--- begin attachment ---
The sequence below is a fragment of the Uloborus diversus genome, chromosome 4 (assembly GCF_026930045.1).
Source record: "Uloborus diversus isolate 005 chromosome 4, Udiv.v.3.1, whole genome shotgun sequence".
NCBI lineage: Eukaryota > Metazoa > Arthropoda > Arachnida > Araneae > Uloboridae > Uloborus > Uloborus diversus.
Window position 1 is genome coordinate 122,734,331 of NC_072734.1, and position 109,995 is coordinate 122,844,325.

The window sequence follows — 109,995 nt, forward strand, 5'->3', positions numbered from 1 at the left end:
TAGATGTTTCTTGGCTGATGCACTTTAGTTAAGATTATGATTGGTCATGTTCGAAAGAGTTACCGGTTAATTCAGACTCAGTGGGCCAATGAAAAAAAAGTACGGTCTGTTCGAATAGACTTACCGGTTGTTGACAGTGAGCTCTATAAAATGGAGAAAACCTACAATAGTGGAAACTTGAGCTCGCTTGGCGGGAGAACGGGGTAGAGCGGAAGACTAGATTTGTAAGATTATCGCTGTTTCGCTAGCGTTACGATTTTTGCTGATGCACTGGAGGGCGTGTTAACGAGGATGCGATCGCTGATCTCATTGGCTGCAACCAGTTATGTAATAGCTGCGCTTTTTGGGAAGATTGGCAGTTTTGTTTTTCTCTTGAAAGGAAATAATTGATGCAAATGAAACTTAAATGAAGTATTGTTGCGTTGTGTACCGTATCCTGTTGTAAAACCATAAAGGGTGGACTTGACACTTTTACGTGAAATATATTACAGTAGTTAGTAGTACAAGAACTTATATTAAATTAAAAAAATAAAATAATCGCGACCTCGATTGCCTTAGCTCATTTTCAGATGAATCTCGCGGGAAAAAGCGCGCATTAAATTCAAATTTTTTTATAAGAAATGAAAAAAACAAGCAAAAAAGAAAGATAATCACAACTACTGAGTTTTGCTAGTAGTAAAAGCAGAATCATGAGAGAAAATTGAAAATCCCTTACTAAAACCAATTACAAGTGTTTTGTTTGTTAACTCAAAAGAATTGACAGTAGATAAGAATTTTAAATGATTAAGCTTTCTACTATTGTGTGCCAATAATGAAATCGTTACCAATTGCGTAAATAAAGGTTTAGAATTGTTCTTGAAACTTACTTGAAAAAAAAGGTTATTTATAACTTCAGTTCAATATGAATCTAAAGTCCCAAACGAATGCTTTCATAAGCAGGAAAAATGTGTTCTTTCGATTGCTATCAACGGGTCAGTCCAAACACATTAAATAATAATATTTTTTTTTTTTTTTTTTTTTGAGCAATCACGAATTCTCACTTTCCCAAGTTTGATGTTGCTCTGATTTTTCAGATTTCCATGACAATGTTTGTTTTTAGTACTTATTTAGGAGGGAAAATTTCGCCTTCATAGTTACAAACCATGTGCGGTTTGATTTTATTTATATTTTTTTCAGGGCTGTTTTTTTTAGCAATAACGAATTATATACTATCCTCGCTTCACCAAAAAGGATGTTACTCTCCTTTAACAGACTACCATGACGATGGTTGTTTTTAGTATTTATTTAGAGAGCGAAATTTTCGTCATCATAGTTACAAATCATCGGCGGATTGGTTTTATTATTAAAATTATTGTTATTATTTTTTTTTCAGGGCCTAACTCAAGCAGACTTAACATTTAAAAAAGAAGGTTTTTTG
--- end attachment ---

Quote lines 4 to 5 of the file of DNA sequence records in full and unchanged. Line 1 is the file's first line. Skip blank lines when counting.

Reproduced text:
Window position 1 is genome coordinate 122,734,331 of NC_072734.1, and position 109,995 is coordinate 122,844,325.

The window sequence follows — 109,995 nt, forward strand, 5'->3', positions numbered from 1 at the left end: